Hollywood is scared, and we should be grateful. Over the weekend, “Men in Black III” grossed $55 million ($70 million if you include Monday’s holiday). That may sound like a lot of money, but “MIB 3” cost somewhere in the neighborhood of $375 million to produce and market. Which probably makes it one of the three most expensive movies in Hollywood history. And it’s not just “Men in Black.” Disney spent $275 million on “John Carter” (not counting marketing, which likely added another $100 million). The movie grossed a scandalous $72 million domestically. Warner Bros. spent $150 million on “Dark Shadows” and Universal spent $209 million on “Battleship.” Those movies have grossed $63 million and $44 million, respectively. Paramount’s low-tech Sacha Baron Cohen comedy, “The Dictator,” saw its budget balloon to a reported $100 million, and will be lucky if it breaks $50 million at the box office. (James Cameron couldn’t have spent $100 million on that movie if you made a “Brewster’s Millions”- style bet with him.) One bomb during a summer is routine. Three epic bombs would make for a very bad season. But five of them before Memorial Day?This kind of box office reporting is myopic in the extreme. America accounts for only 30% of the market these days. It's like basing your understanding of the box office entirely on what happens in just India. John Carter made $282 million worldwide, Dark Shadows made $173 million, Battleship $283 million, The Dictator $96 million and Men in Black III $216, after just two weeks. Which mean that of these, only John Carter looks like it will lose money, and only by a hair. Only one of the so-called 'bombs' is anything near.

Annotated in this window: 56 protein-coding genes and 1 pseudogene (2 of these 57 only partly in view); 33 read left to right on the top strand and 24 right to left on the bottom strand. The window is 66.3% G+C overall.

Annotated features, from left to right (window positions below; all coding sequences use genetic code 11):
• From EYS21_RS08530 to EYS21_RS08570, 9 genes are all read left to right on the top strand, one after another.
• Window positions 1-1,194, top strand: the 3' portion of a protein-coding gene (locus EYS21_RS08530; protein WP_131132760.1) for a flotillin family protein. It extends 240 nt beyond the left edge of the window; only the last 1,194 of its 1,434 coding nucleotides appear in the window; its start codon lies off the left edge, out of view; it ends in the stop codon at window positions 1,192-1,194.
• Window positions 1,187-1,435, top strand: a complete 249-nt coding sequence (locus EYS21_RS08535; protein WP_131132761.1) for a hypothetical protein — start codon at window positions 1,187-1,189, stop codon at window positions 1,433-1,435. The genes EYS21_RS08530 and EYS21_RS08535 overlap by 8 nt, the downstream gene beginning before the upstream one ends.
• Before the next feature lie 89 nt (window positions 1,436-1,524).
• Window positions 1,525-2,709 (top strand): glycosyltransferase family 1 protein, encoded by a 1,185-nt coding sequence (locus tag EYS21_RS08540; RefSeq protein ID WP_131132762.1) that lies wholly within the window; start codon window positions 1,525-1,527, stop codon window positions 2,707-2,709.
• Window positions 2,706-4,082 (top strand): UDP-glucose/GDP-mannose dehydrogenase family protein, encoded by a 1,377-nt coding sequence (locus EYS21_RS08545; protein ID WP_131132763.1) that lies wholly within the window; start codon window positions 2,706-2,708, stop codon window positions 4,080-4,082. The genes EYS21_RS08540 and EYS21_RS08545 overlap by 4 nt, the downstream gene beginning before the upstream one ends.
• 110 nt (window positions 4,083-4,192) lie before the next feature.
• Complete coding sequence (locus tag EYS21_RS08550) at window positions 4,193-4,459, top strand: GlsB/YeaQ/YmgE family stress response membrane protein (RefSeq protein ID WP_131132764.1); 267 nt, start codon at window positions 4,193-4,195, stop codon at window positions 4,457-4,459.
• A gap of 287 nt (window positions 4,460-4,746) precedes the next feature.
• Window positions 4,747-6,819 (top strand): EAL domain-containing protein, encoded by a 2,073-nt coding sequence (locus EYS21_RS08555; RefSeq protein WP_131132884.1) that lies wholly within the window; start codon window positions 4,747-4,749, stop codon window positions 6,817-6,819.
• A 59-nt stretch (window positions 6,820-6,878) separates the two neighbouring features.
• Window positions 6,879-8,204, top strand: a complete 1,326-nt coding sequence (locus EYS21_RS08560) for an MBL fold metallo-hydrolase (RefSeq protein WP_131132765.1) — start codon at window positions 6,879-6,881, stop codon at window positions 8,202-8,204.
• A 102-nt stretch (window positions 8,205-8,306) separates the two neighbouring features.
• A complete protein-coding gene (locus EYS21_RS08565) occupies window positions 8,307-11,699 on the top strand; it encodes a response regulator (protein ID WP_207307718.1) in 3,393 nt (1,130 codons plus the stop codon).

"Now it looks like on top of all that, there’s a change in audiences: If this summer is indicative of anything, it may be that people are rebelling against transparent blockbuster economics. Make a quality movie about a property people care about — “The Avengers,” “The Hunger Games” — and audiences respond. But simply throw $200 million at the screen for explosions and robots and a warmed-over half-idea because hey, it’s summer? Tumbleweeds." — Jonathan Last, The DailyNo, no, no, no — a thousand times no. The Avengers and The Hunger Games are examples of the blockbuster formula at its most teflon-plated and audience-proof. The teflon being the 'pre-sold' — that pernicious. mixture of marketing savvy and audience awareness that allows a studio to guarantee a certain number of bums on seats, regardless of quality. In this case: an adaptation of a publishing publishing blockbuster (The Hunger Games) and a combination of no less than four pre-existing separate franchises in one (The Avengers). Quality be damned — or if not damned, then pushed to number 2 or 3 in the queue of considerations. The Hunger Games was savaged by critics and yet stormed the box office, just like Twilight before it (they don't want to see the book adapted, so much as enacted). The Avengers outdid even it's most supine supporters expectations even though no-one would say it came close to the first Iron Man, say, in terms of quality. Why? Because audiences had decided they liked it before they saw it. The whoops started in the foyer. They were presold.